Storm hauled Summers up as McCoy came to check me. "I'm fine," I said, "except for the bullet still in my left hip. My healing factor is none too happy about that."

"Interesting." But his famous curiosity wasn't really on the way my mutation worked. "What happened, Logan?"

I explained ≠ terse, succinct, and glossing over a lot. I'm sure he could tell but he didn't press. Now wasn't the time for a debriefing. He just glanced back at Storm leading Scott toward the plane. The only question he had concerned Jean's death. "Was it quick? Did she suffer?"

"She didn't suffer."

So I lied. For a few minutes, she'd suffered, but he didn't need to know that. Nobody needed to know that, except me and maybe the professor. Let them take comfort in thinking she'd died fast. Maybe Scott knew, but he'd never said anything about it. In fact, not once during our captivity had he talked about her death unless I counted a reference during his threat to the goon. The few times he'd mentioned her, it had concerned their life before. But he wasn't in denial. He'd never used the present tense, either, even accidentally. "I guess her body hasn't turned up?" I asked.

"No. And we searched the subways tunnels. Repeatedly."

"Hank, you see the jackets?" I turned so he could see mine, too.

"Yes."

"We took them off the men who were trying to prevent us from getting away."

His head jerked up, but he didn't reply. McCoy is anything but dumb. I could see him adding it all together.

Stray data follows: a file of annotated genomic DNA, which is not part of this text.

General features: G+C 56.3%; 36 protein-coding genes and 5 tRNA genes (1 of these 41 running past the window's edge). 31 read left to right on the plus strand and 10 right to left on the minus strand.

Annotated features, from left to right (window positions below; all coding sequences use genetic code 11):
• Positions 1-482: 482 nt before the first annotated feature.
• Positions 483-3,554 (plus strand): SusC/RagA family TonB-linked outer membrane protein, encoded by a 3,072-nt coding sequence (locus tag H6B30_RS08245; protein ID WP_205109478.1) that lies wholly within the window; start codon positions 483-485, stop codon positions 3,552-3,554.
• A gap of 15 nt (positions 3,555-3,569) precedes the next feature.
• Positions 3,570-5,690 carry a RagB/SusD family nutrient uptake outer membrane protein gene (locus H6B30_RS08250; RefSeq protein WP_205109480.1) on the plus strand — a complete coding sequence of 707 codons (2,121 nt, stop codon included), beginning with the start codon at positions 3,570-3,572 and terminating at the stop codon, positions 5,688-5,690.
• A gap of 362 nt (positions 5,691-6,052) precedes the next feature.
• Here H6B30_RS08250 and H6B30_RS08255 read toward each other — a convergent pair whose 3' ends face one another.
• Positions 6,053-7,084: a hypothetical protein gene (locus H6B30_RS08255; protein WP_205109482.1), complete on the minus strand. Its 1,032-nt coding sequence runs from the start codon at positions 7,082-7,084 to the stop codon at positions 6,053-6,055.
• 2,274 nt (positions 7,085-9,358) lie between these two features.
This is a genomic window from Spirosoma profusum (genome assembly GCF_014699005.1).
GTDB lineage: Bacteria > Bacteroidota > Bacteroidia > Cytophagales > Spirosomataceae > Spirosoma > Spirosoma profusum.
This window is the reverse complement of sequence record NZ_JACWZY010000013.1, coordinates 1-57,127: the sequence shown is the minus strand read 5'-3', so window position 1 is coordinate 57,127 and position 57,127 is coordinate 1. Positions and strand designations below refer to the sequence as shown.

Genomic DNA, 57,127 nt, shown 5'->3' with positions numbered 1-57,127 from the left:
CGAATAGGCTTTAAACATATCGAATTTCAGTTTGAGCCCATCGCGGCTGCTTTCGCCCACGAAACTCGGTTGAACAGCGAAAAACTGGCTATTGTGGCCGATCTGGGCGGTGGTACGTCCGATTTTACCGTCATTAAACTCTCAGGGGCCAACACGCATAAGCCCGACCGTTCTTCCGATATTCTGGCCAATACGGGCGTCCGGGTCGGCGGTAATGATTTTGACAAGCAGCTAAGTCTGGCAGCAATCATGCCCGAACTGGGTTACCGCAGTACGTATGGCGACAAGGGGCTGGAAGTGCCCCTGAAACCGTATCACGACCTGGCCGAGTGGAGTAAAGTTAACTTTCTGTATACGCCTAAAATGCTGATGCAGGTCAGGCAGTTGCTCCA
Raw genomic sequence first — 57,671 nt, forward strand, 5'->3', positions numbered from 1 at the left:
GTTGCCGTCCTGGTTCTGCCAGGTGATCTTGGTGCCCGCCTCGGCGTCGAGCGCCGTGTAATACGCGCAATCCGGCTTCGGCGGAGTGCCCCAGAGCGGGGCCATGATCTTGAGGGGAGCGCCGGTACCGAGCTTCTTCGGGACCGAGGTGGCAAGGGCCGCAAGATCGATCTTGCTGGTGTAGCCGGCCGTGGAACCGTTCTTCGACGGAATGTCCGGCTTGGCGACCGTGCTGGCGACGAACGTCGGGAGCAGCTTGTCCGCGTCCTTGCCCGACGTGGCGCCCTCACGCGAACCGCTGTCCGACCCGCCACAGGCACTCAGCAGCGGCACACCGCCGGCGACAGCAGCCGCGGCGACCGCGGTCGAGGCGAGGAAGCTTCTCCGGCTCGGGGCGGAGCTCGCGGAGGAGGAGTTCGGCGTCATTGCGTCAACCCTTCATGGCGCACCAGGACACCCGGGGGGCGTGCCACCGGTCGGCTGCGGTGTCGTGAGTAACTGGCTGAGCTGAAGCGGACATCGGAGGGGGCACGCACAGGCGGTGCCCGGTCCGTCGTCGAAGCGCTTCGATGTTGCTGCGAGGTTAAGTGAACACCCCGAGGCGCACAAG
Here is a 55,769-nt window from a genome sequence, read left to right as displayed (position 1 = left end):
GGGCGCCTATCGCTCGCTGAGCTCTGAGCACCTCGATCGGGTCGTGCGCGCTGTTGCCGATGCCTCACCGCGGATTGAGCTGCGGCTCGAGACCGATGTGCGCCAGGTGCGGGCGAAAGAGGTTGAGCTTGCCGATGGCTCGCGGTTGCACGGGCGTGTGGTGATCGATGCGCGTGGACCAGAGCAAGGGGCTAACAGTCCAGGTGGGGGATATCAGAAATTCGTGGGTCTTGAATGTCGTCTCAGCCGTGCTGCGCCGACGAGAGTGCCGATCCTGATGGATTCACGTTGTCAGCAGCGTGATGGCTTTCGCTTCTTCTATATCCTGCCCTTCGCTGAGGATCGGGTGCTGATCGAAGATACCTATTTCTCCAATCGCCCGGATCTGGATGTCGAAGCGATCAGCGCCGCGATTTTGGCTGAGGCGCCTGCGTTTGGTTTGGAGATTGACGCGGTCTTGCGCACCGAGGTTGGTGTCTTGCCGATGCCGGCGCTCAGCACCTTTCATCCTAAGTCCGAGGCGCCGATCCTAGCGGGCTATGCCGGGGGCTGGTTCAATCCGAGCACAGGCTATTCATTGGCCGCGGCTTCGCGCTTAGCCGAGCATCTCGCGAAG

"They knew our names, our powers," I explained. "They knew way too much about us. Radio the professor as soon as we're in the air."

He nodded. "I shall. But I doubt they'll attempt anything immediately."

"Probably not. But do you want to take that chance? We have no idea how far this goes, if the military's involved. What if they attack us before we can get home?"

"Let them try, Logan." All trace of Hank's habitual lightness had disappeared. "Just let them try. I've been flying that plane longer than Scott. Hell, I built it. The only thing that could catch us is another Blackbird. And unlike the SR-71 which provided the basic frame, ours is heavily armed."

He led me across the field and, back on board, tended Summers' wounds then got an IV into him before lifting off. My injuries would have to wait. "I'm not taking the bullet out here," he said. "We'll do that when we reach the mansion." He gave me painkillers instead. I hoped my body didn't neutralize them before they did me any good.

McCoy flew with Storm as co-pilot. Summers was slumped under a blanket in the seat behind McCoy ≠ Jean's old chair. The kid had closed his eyes and zoned out. He wasn't asleep ≠ I could tell from his breathing ≠ but he'd quit responding to outside stimuli. McCoy spoke on the radio to Xavier while Ororo asked me questions. With flight time on our hands, I gave her a more complete account, including assurances that Scott's power wasn't gone, just drained. She kept glancing at him. I couldn't tell if it was with concern and pity, or maybe just in shock at being able to see his whole face. He looked younger than her, though I knew he was the elder by a couple years. I guess I'd gotten used to his appearance, and realized abruptly that it would be frustrating to have him locked behind rose quartz again. How easily we forget to what degree we depend on reading a man's eyes to understand him. I'd never understood Cyclops. But I understood the blue-eyed kid strapped in across the aisle from me.

"Hey," I said, reaching over to grip his forearm briefly, pat it. "We're going home, One Eye."

He nodded.

And then the tears started again ≠ slow slide out from under closed lids, down his cheeks to his chin, dripping off onto the blanket. He didn't bother to wipe them, and they didn't stop the whole way back. The rest of us found something else to look at. It hurt too much to look at him.

He was going home, all right. He was going home to an empty double bed and an ivory lace wedding dress that would never be worn.

God, Jean. God.

Part 3